“The competitions for media companies aren’t other media brands anymore — everyone’s a content producer,” he said. “I think the problem that’s happening in media right now is media companies are all over the place: they’re print-first, or digital-first or social-first or video-first. And those are all the wrong answers. The right answer is content first... where they distribute are just channels.”
It's unclear how Lotenberg will alter the path forward for W that Tonchi charted in recent years. The editor built out a web team and produced more videos and introduced a newsletter. Tonchi was vocal in the months since the sale's announcement last year that Condé Nast did not sufficiently invest in the title's growth. W's website averaged 2.1 million monthly visitors between March and May 2019, according to global data from SimilarWeb. (In the same period, Surface Magazine averaged 69,000.) W's licensed edition in Korea is also part of the acquisition.
Surface's most recent acquisition is the agency Culture+Commerce, which merged into the company in 2017 and is no longer functional, though it still generates revenue from licensing businesses. Lotenberg said the company is reconsidering how to relaunch it, but W's integration is the focus.
Lotenberg's previous publishing venture was 944 Media, parent of the magazine he founded, 944 Magazine. At one point, he described the company as the largest and fastest-growing regional lifestyle media group in the country, but it filed for bankruptcy a year later in 2010. At that time, the business was entangled in several lawsuits, including one targeting Future Media-investor Crown — who also backed 944 Media through a third company — over mismanagement around a costly Super Bowl party organised by the company. The suit was eventually settled out of court in 2015.
Sandow Media, then owner of Surface, acquired 944 Media in 2011 for a reported $1.3 million. The following year, Sandow sold Surface to Crown and Lotenberg, and the company reinvested in the business in 2017.
In 2007, Lotenberg and another employee were sued by three former female employees of 944 Media for gender discrimination, a hostile work environment, intentional infliction of emotional distress and wrongful termination. The case was also settled later that year.
Lotenberg declined to comment about the aforementioned lawsuits, but later added over email that all the disputes were resolved amicably. "It's unfortunate that we had an isolated individual employee in one of our offices that did not live up to our high standards. We dealt with the situation with a zero tolerance policy," he said via email, explaining that he was named in the second suit in his capacity as CEO.
Recent media reports have suggested that in addition to other disagreements, Tonchi was hesitant to work with Lotenberg.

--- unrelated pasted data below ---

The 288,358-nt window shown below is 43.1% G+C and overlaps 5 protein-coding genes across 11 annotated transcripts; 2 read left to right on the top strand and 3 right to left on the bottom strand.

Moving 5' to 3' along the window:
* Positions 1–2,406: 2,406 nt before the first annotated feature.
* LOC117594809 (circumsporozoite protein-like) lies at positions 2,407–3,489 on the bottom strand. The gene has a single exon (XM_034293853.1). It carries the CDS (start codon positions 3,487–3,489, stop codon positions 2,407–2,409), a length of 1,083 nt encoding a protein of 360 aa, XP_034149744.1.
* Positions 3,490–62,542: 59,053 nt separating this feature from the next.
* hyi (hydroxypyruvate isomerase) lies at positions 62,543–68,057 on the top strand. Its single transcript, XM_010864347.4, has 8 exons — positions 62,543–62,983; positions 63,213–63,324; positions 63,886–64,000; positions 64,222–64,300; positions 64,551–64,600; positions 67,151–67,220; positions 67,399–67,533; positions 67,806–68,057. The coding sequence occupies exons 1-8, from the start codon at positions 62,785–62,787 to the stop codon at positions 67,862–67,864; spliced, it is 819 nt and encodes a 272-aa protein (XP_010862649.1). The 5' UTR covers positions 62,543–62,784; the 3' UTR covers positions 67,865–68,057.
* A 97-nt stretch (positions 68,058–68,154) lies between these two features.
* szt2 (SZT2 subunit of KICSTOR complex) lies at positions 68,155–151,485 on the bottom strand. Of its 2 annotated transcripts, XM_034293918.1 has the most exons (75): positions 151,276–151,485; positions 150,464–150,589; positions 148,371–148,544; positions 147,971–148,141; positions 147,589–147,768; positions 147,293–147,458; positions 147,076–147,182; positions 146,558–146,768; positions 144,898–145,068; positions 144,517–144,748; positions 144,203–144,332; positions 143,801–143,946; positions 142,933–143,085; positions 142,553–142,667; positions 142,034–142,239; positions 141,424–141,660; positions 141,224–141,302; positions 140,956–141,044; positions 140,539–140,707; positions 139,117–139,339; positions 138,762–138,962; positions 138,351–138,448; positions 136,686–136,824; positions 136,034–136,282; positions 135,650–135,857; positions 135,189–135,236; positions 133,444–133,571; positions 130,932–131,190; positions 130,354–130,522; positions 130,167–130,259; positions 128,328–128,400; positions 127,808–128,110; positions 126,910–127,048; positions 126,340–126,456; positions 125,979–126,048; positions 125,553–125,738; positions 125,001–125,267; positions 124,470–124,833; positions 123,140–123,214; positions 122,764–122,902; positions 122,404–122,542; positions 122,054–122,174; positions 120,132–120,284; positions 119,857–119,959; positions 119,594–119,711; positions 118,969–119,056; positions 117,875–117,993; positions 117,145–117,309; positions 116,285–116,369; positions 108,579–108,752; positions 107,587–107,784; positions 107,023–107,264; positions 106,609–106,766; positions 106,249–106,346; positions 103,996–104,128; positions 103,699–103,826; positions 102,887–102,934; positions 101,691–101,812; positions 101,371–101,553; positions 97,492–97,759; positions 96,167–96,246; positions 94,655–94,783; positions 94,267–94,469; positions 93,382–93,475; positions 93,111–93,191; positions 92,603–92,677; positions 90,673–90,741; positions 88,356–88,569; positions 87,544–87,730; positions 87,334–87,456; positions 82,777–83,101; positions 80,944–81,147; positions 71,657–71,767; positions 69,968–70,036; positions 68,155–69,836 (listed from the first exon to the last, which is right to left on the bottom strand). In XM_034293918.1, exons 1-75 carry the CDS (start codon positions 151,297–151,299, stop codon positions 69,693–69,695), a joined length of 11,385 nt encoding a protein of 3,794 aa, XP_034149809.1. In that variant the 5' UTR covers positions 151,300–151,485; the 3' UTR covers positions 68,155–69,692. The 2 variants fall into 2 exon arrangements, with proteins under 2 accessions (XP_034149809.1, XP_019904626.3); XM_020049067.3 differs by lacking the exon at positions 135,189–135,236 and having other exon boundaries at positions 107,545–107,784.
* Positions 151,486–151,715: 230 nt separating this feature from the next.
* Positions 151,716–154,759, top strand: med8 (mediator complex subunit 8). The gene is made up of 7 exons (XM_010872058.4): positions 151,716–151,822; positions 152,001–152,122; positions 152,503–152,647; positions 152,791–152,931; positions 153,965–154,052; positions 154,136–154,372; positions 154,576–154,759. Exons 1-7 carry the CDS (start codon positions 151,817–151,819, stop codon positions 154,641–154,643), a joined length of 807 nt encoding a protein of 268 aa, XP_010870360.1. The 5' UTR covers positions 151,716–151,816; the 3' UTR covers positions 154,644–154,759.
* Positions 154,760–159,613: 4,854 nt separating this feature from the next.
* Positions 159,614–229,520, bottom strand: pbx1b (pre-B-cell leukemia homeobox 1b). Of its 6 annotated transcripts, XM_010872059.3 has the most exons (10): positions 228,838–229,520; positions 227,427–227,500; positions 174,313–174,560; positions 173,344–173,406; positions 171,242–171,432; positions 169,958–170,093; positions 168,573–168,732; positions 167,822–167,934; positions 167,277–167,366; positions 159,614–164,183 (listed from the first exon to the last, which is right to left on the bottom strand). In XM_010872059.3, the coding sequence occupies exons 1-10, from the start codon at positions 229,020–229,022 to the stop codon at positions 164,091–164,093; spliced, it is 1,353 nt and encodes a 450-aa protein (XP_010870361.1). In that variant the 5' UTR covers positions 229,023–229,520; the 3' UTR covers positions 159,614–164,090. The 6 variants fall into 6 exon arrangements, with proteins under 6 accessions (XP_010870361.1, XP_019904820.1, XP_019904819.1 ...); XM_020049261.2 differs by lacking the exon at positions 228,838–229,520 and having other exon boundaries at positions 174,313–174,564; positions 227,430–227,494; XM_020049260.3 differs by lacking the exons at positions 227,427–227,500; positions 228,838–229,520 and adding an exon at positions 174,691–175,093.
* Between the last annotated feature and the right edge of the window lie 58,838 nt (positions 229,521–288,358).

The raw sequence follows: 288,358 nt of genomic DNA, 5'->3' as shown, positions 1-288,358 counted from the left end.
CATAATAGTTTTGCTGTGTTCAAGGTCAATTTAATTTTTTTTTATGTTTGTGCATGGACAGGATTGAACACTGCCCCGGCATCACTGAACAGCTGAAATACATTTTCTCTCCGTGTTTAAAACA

"Change is not for everyone," Lotenberg said in reference to reported negative criticism of his leadership. "I came into Surface, which needed fixing, and I made tough decisions that are important to improve the brand." He said the company now "has very little turnover."
Stefano Tonchi at Milan Fashion Week in February 2019 | Source: Shutterstock
Future Media also plans to offer all employees equity vesting agreements starting in 2020.
Moonves, 34, is a well-liked stylist who started her career working for Phyllis Posnick at Vogue in 2007. She later followed Sally Singer to T: The New York Times Style Magazine in 2010 and then returned to Vogue. Tonchi hired her at W to help will the void left by Edward Enninful when he was named editor-in-chief at British Vogue in 2017.
She is also well-connected in fashion, Hollywood and media; her father is Les Moonves, the former chief executive of CBS, who resigned last year after multiple allegations of sexual assault and harassment. Neither Sara Moonves nor her father, Les Moonves, are investors in Future Media, according to a source with knowledge of their involvement.
Sara Moonves is taking the helm of a magazine with a nearly 50-year history that has continued to rack up industry accolades even as its circulation has declined.
W was founded by publisher John Fairchild as a large-format society paper companion to industry newspaper Women's Wear Daily in 1972, and re-conceived as a glossy consumer magazine in 1993 under Editorial Director Patrick McCarthy. Condé Nast's parent company Advance Publications acquired W when it bought Fairchild Publications from Disney in 1999 and folded the magazine into Condé Nast when Tonchi was hired in 2010.
Before joining Condé Nast, Tonchi was the editor of T: The New York Times Style Magazine and held senior roles at Esquire, Self and L'Uomo Vogue. He was also a creative consultant at J. Crew for two years.
Tonchi brought over Hirschberg and her "Screen Test" videos (which she has trademarked) from T. He also hired Enninful from American Vogue, who styled many of W's celebrated avant-garde covers and editorials before becoming editor-in-chief of British Vogue.
During Tonchi's tenure, W has won four National Magazine Awards for photography and been a finalist in the general excellence category three times. Most recently it won the 2019 feature photography category for a 2018 issue photographed by all women and guest edited by cover subject and actress Cate Blanchett.
As of 2019, W reports 1.1 million print readers, 6.8 million followers on social media and 26.6 million video views. While circulation has remained mostly steady over the last five years at just over 450,000, average issue single-copy sales have decreased from 24,500 in the second half of 2014 to about 5,000 in the second half of 2018, according to the Alliance for Audited Media.